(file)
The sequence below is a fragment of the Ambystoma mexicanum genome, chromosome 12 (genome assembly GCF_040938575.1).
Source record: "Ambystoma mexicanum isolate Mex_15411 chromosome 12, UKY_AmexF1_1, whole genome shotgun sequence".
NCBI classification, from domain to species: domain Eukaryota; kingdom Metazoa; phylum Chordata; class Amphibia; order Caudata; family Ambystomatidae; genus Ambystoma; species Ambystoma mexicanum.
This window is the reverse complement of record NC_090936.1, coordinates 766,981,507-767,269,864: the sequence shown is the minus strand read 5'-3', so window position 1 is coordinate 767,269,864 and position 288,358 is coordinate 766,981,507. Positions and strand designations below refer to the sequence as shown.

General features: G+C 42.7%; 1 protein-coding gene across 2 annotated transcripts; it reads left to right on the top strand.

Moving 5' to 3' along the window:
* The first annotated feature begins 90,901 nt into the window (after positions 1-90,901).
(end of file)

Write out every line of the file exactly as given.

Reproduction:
The sequence below is a fragment of the Ambystoma mexicanum genome, chromosome 12 (genome assembly GCF_040938575.1).
Source record: "Ambystoma mexicanum isolate Mex_15411 chromosome 12, UKY_AmexF1_1, whole genome shotgun sequence".
NCBI classification, from domain to species: domain Eukaryota; kingdom Metazoa; phylum Chordata; class Amphibia; order Caudata; family Ambystomatidae; genus Ambystoma; species Ambystoma mexicanum.
This window is the reverse complement of record NC_090936.1, coordinates 766,981,507-767,269,864: the sequence shown is the minus strand read 5'-3', so window position 1 is coordinate 767,269,864 and position 288,358 is coordinate 766,981,507. Positions and strand designations below refer to the sequence as shown.

General features: G+C 42.7%; 1 protein-coding gene across 2 annotated transcripts; it reads left to right on the top strand.

Moving 5' to 3' along the window:
* The first annotated feature begins 90,901 nt into the window (after positions 1-90,901).